Upgrade Windows 10
Upgrading is different from a ‘clean’ install. Upgrading brings all your documents, settings and most apps from your previous version of Windows. It should also keep things like your settings and passwords, even your desktop shortcuts should remain intact.
A clean install is where you start from scratch with a blank hard drive. This can be a good option if you want to upgrade your old hard drive to a new, fast SSD.
Once Windows 10 is installed on it, you can transfer your documents and files from the old hard disk or a back up, and then install apps such as Office, Google Chrome, games and the other things you need.
How do I upgrade Windows 7 (or 8) to Windows 10?
You can no longer update through Windows Update. That process was used only during the free upgrade offer. Also, having checked a few machines in the office, you can’t use Windows Anytime Upgrade either.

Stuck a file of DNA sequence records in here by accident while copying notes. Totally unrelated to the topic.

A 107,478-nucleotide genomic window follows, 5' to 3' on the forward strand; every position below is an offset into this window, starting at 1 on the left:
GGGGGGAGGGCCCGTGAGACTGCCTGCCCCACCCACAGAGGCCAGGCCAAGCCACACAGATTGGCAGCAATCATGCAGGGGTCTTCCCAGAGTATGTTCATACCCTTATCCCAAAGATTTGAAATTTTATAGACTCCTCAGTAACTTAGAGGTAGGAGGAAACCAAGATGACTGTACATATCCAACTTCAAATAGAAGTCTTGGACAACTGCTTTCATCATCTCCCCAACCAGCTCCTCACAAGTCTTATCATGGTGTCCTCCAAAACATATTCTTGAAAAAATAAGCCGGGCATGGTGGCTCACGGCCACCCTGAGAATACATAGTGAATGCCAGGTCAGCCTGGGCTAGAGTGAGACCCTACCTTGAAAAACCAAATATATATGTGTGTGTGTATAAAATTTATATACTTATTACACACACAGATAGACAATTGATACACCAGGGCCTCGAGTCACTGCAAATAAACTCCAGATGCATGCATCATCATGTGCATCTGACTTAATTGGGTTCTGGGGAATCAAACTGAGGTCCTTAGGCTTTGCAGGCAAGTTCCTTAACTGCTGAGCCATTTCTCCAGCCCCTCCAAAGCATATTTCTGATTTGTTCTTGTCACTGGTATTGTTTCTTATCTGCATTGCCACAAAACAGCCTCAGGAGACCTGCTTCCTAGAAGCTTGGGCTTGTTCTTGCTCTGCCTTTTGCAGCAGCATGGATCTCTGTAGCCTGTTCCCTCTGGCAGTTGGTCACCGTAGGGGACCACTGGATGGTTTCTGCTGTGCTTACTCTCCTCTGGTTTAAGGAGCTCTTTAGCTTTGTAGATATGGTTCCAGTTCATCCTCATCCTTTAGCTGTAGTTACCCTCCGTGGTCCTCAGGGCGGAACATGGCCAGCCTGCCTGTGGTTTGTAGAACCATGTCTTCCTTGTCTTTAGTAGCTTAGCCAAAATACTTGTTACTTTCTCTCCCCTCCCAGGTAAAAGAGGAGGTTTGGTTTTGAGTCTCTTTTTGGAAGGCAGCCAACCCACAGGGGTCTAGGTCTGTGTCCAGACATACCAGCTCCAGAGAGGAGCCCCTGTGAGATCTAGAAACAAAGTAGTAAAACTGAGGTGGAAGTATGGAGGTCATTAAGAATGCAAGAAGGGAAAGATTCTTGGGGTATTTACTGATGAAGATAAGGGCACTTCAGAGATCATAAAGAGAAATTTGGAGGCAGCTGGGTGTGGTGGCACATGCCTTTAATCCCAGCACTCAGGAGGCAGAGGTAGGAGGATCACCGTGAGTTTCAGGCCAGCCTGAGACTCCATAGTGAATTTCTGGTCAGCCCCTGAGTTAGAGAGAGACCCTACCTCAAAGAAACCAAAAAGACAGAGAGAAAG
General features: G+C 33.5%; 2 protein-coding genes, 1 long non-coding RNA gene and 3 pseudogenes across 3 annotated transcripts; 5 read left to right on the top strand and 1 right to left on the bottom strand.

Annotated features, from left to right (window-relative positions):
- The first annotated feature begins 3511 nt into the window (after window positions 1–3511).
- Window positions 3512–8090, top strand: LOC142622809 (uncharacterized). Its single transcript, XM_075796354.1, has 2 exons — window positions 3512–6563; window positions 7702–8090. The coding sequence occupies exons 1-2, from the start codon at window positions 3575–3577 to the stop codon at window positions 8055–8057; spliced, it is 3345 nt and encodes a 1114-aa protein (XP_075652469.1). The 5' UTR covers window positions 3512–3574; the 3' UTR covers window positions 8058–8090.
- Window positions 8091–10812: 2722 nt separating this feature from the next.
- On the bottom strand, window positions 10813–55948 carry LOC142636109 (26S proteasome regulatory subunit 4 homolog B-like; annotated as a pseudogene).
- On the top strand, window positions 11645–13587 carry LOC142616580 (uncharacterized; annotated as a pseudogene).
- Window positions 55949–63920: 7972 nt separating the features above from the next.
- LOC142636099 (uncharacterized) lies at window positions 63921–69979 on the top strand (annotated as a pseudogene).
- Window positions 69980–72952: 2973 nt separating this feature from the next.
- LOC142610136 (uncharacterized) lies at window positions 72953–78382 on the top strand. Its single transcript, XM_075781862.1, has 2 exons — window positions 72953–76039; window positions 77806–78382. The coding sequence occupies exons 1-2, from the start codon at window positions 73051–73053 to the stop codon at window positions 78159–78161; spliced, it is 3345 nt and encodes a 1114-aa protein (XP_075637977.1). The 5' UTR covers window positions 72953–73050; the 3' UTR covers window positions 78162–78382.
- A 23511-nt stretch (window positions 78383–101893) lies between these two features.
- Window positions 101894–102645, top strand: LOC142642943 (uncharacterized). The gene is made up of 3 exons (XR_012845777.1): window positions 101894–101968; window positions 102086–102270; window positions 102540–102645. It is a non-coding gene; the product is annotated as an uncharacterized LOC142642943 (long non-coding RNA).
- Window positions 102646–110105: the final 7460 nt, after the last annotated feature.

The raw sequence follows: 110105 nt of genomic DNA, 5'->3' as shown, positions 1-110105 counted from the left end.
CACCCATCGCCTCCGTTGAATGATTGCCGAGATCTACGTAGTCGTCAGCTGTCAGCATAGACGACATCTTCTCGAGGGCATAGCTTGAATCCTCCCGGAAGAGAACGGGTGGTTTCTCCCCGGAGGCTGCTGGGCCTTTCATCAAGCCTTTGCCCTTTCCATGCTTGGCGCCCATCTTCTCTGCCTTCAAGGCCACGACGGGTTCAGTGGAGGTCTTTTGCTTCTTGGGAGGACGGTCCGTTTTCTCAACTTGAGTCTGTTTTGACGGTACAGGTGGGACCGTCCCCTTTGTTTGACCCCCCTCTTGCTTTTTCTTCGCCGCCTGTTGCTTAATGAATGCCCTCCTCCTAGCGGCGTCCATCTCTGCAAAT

The easiest way to get Windows 10 for most people is to buy a code, either from Microsoft or, say, Amazon, and download the files directly from Microsoft using Microsoft’s Media Creation tool.
Configuring Windows After The Upgrade
Before you can sign in to Windows for the first time after updating, you’ll be asked to configure a few options. There are quite a few little setups and tweaks you can perform here, and we recommend you take advantage of them. The first thing you’ll be prompted to do is verify your user account. This should be the same account you used under Windows 7 or 8.1. If you want to set up a new account, you can click the little “I’m not…” link at the bottom left of the screen. That would let you, for example, create a new online Microsoft account rather than use your existing local account.
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